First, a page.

The Treasury Department is planning to rate mortgage companies on how they treat customers as part of the Obama administration's $75 billion foreclosure relief effort.
The new report will include measurements of how each company is handling borrowers and is expected by July, Treasury Secretary Timothy Geithner told Senate lawmakers on Thursday.
More than 100 companies participate in the program, which is designed to help up to 4 million borrowers avoid foreclosure.
Speaking in unusually strong language, Geithner said many companies "are not responding to the needs of responsible and increasingly desperate homeowners."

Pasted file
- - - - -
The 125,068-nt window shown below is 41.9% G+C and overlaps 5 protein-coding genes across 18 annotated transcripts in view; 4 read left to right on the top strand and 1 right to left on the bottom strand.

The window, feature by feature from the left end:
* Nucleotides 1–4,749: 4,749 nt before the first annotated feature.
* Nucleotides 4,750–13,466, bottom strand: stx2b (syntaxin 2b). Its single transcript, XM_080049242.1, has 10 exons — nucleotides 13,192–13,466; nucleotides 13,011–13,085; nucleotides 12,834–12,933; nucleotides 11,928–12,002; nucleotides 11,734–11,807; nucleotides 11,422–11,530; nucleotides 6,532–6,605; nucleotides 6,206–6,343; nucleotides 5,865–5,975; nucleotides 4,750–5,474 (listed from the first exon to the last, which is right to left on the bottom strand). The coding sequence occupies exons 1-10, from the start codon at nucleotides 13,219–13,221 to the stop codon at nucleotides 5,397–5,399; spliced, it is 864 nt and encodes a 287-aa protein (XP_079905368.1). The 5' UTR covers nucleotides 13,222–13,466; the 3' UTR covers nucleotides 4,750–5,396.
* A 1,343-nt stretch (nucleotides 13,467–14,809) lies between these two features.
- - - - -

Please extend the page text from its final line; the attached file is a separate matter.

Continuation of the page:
If they don't comply with the program's rules, he said, "We will withhold incentives or demand their repayment."
The program is designed to lower borrowers' monthly payments by reducing mortgage rates to as low as 2 percent for five years and extending loan terms to as long as 40 years. Mortgage companies get taxpayer incentives to reduce borrowers' monthly payments. Homeowners have to complete at least three months of payments to qualify for permanent loan modifications.